tech planet

Tuesday, 27 November 2012

10 Futuristic Cell Phone Concepts

10 Futuristic Cell Phone Concepts
Collection of the most creative and interesting cell phone concepts designed by talented people from all over the globe.

Weather Cell Phone Concept

Beautiful cell phone concept design by Seunghan Song accurately detects and illustrates present weather conditions. 
Weather Cell Phone Concept

Mobile Script Cell Phone Concept

Designed by Aleksander Mukomelov, this cell phone comes with a large touchscreen, that is located inside the phone in the collapsed state. 
Mobile Script Cell Phone Concept

Projector Cell Phone Concept

Cool extra slim concept cell phone equipped with rotating screen with built-in projector; an ideal tool for field presentations.
Projector Cell Phone Concept

Alarm Clock Cell Phone Concept

Sony Ericsson WakeUpPhone looks and functions like an alarm clock that will wake you up in the morning. 

Alarm Clock Cell Phone Concept

Pen Cell Phone Concept

Target-shaped areas on top and bottom are earpiece and receiver. [link]
Pen Cell Phone Concept

Edge Cell Phone Concept

Designed by Chris Owens, the transparent touchscreen keypad is edge lit by internal LED’s. [link]
Edge Cell Phone Concept

Grass Cell Phones

Green mobile phones designed to last only for the length of its functional life cycle, they fall apart for easy recycling after two years are up. [link]
Grass Cell Phone Concept

Mechanical Cell Phone Concept

Cell phone designed by Mikhail Stawsky will charge its battery when you spin it around your finger. [link]
Mechanical Cell Phone Concept

Flexible Cell Phone Concept

Beautiful wrist concept cell phone designed by Shirley A. Roberts. [link]
Flexible Cell Phone Concept

Ear Cell Phone Concept

Kambala is a cool mobile phone that transforms into an earpiece. [link]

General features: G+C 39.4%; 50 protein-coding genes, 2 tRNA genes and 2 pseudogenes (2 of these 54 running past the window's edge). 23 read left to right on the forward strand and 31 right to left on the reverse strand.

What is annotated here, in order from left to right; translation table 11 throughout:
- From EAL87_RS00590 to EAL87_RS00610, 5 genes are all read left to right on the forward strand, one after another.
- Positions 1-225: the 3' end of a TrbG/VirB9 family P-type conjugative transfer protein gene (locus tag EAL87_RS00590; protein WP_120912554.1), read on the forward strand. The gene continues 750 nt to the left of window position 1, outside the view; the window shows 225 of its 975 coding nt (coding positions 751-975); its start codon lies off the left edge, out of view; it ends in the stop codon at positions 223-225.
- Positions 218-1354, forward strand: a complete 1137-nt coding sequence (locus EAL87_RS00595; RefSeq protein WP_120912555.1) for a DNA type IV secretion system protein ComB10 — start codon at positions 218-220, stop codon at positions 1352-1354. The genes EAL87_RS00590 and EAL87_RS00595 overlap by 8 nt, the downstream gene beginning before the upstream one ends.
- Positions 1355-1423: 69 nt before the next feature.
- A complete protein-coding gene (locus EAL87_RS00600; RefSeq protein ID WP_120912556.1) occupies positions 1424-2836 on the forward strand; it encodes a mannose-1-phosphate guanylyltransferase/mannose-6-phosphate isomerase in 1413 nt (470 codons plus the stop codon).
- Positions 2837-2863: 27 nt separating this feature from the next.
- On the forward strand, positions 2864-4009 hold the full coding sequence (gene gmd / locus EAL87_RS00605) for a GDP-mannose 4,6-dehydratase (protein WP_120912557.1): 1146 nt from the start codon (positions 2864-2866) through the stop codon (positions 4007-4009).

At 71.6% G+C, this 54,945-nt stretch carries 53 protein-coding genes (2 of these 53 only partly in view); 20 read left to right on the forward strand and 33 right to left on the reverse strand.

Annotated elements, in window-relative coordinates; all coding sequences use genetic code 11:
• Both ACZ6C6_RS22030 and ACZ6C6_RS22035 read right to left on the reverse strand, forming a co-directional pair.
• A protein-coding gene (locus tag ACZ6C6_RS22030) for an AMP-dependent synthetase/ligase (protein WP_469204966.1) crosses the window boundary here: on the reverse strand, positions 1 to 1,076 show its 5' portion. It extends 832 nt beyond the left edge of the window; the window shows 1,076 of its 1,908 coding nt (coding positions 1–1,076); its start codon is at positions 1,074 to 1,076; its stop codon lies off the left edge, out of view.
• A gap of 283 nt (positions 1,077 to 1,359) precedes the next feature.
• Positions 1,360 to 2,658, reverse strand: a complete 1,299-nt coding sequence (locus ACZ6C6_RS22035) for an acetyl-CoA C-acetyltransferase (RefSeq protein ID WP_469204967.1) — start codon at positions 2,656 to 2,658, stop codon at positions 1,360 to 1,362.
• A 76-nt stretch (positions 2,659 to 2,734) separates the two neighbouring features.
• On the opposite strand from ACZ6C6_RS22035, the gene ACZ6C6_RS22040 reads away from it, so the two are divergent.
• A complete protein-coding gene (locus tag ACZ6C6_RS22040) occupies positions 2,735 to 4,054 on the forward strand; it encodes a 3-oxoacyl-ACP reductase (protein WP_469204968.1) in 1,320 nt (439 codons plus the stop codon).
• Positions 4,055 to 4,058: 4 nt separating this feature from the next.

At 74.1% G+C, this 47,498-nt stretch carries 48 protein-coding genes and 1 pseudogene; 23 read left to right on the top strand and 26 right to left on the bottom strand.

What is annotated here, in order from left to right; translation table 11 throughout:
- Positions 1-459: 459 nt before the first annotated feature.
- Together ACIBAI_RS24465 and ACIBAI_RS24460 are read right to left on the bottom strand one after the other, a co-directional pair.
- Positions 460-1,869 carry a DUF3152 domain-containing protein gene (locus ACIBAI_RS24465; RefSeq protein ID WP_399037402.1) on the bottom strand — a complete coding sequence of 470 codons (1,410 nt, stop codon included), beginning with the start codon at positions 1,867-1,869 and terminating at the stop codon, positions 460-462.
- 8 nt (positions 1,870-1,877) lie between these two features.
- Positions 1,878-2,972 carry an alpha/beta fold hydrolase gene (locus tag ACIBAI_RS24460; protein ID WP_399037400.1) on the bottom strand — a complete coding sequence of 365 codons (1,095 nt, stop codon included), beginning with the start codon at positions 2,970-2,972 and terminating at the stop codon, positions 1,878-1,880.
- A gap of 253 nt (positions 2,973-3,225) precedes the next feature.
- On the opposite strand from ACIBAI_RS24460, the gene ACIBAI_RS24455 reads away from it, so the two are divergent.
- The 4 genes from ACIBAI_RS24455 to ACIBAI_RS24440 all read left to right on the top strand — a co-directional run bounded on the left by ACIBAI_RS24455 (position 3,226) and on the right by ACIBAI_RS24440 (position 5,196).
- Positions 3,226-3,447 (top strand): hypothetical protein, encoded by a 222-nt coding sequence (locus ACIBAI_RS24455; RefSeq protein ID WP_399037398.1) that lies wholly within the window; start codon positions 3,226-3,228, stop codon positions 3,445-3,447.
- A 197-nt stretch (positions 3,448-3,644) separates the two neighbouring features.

Ear Cell Phone Concept

Wednesday, 21 November 2012


Nokia Lumia Portable Video Projector is Actually a Good Idea

Edgar Mkrtchyan usually sends us 3D renders of new Nokia phones, but now he imagined a very interesting accessory: a Nokia Lumia projector. The sketch is shown in much detail below and the designer will also come up with a 3D render later on. This is a portable video projector, one for Lumia handsets, a segment of accessories that never really took off till now.
Nokia Lumia Portable Video Projector is Actually a Good Idea
The projector shows everything you see on the handset’s screen on a big wall, which can be a good thing for conferences for example. Imagine integrating the Microsoft Office experience with this and sharing PowerPoint presentations synced from your Windows RT tablet to your Lumia for example. How cool is that? Also, watching a movie on the “big screen” becomes easier, even if you’re stranded in the mountains. Multimedia content is transmitted via NFC and the device fits in as if it were a “bed”.
Nokia Lumia Portable Video Projector is Actually a Good Idea
There’s also a big speaker on the side of the projector and the device apparently uses Carl Zeiss technology. The portable video projector has a 3.5 mm jack, 2 ventilation grids, 2 loudspeakers, a micro USB port for charging and a 3000 mAh battery. The 3.5 mm audio jack is used to settle the phone into the cradle. The cool thing is that you can also power the phone with the projector thanks to induction charging. With the 3000 mAh battery you can watch over 8 hours of video. Price this product anywhere around $100 and you’ve got a hit!
Also, the design looks great and the device is highly portable. Notice the slope it has when placed on the table and directed upwards, very good idea!

amazing concept phone:Kambala

The main idea of the project is to combine a mobile phone and wireless headphones. Material – a multilayered polymer, in which all electronic components are located inside in the form of layers. If you squeeze the phone, then in his mid appears earpiece, which is inserted into the ear. Thus the mobile phone turns into a headset. The inner surface of the phone is a continuous flexible screen, as well as a layer of sensors, which transmit the image from inside the phone on the outside – there is a layer of paint that can take any color – just like a fish flounder. When you wear this headset is automatically masked in your head and almost disappears. Instead of the joystick – sensitive strip on the edge of petal headphones.
Kambala Concept Phone 1
Kambala Concept Phone 2

Samsung Galaxy S IV Render Comes From Romania, Seems Cut Out of Galaxy S III

Since Victor Greavu, a designer with Romanian name sent us a render of the Samsung Galaxy S IV that has a Romanian language interface, we can conclude that this is the Eastern European version of the new Galaxy S. Although at first sight I was tempted to criticize this design, since it’s basically the display of the Galaxy S III cut out, it could actually work…